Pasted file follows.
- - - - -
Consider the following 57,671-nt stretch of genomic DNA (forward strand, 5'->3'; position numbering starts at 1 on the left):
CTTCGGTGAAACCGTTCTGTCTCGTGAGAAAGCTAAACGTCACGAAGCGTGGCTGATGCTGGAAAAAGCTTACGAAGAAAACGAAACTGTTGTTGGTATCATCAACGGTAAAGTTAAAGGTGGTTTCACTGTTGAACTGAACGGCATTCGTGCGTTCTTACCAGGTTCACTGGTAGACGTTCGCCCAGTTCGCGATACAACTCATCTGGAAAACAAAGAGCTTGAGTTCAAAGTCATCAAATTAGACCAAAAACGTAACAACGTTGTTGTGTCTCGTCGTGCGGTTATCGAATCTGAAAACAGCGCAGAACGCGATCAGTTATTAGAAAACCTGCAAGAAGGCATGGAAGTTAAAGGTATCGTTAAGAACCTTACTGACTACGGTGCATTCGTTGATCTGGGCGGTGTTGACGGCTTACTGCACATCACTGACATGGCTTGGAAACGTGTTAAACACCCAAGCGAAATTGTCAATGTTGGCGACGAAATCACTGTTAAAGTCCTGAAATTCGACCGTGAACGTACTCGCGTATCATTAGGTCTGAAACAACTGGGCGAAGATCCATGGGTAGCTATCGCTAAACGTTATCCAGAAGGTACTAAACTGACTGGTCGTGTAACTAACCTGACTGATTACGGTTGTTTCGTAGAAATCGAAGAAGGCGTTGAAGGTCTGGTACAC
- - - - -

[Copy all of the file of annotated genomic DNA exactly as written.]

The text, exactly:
Consider the following 57,671-nt stretch of genomic DNA (forward strand, 5'->3'; position numbering starts at 1 on the left):
CTTCGGTGAAACCGTTCTGTCTCGTGAGAAAGCTAAACGTCACGAAGCGTGGCTGATGCTGGAAAAAGCTTACGAAGAAAACGAAACTGTTGTTGGTATCATCAACGGTAAAGTTAAAGGTGGTTTCACTGTTGAACTGAACGGCATTCGTGCGTTCTTACCAGGTTCACTGGTAGACGTTCGCCCAGTTCGCGATACAACTCATCTGGAAAACAAAGAGCTTGAGTTCAAAGTCATCAAATTAGACCAAAAACGTAACAACGTTGTTGTGTCTCGTCGTGCGGTTATCGAATCTGAAAACAGCGCAGAACGCGATCAGTTATTAGAAAACCTGCAAGAAGGCATGGAAGTTAAAGGTATCGTTAAGAACCTTACTGACTACGGTGCATTCGTTGATCTGGGCGGTGTTGACGGCTTACTGCACATCACTGACATGGCTTGGAAACGTGTTAAACACCCAAGCGAAATTGTCAATGTTGGCGACGAAATCACTGTTAAAGTCCTGAAATTCGACCGTGAACGTACTCGCGTATCATTAGGTCTGAAACAACTGGGCGAAGATCCATGGGTAGCTATCGCTAAACGTTATCCAGAAGGTACTAAACTGACTGGTCGTGTAACTAACCTGACTGATTACGGTTGTTTCGTAGAAATCGAAGAAGGCGTTGAAGGTCTGGTACAC